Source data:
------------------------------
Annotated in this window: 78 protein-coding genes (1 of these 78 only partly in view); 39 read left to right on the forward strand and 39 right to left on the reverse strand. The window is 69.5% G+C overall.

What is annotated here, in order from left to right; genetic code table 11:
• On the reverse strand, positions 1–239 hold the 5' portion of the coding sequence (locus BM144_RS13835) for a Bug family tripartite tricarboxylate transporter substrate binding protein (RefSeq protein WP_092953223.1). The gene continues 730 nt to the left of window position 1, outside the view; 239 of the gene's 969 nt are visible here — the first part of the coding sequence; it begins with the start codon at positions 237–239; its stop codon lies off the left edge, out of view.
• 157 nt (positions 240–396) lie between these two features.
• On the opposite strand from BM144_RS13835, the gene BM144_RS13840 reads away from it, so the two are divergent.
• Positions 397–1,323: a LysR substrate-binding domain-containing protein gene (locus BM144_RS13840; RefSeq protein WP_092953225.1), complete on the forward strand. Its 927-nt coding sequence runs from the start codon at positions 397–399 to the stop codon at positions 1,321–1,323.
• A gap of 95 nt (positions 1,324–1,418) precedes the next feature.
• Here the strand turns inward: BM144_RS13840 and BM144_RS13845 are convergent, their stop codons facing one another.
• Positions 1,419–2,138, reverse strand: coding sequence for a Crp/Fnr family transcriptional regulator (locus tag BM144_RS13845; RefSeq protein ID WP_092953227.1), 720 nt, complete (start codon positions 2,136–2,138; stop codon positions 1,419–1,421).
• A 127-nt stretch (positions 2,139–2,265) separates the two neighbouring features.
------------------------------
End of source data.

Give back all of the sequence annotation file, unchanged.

Annotated in this window: 78 protein-coding genes (1 of these 78 only partly in view); 39 read left to right on the forward strand and 39 right to left on the reverse strand. The window is 69.5% G+C overall.

What is annotated here, in order from left to right; genetic code table 11:
• On the reverse strand, positions 1–239 hold the 5' portion of the coding sequence (locus BM144_RS13835) for a Bug family tripartite tricarboxylate transporter substrate binding protein (RefSeq protein WP_092953223.1). The gene continues 730 nt to the left of window position 1, outside the view; 239 of the gene's 969 nt are visible here — the first part of the coding sequence; it begins with the start codon at positions 237–239; its stop codon lies off the left edge, out of view.
• 157 nt (positions 240–396) lie between these two features.
• On the opposite strand from BM144_RS13835, the gene BM144_RS13840 reads away from it, so the two are divergent.
• Positions 397–1,323: a LysR substrate-binding domain-containing protein gene (locus BM144_RS13840; RefSeq protein WP_092953225.1), complete on the forward strand. Its 927-nt coding sequence runs from the start codon at positions 397–399 to the stop codon at positions 1,321–1,323.
• A gap of 95 nt (positions 1,324–1,418) precedes the next feature.
• Here the strand turns inward: BM144_RS13840 and BM144_RS13845 are convergent, their stop codons facing one another.
• Positions 1,419–2,138, reverse strand: coding sequence for a Crp/Fnr family transcriptional regulator (locus tag BM144_RS13845; RefSeq protein ID WP_092953227.1), 720 nt, complete (start codon positions 2,136–2,138; stop codon positions 1,419–1,421).
• A 127-nt stretch (positions 2,139–2,265) separates the two neighbouring features.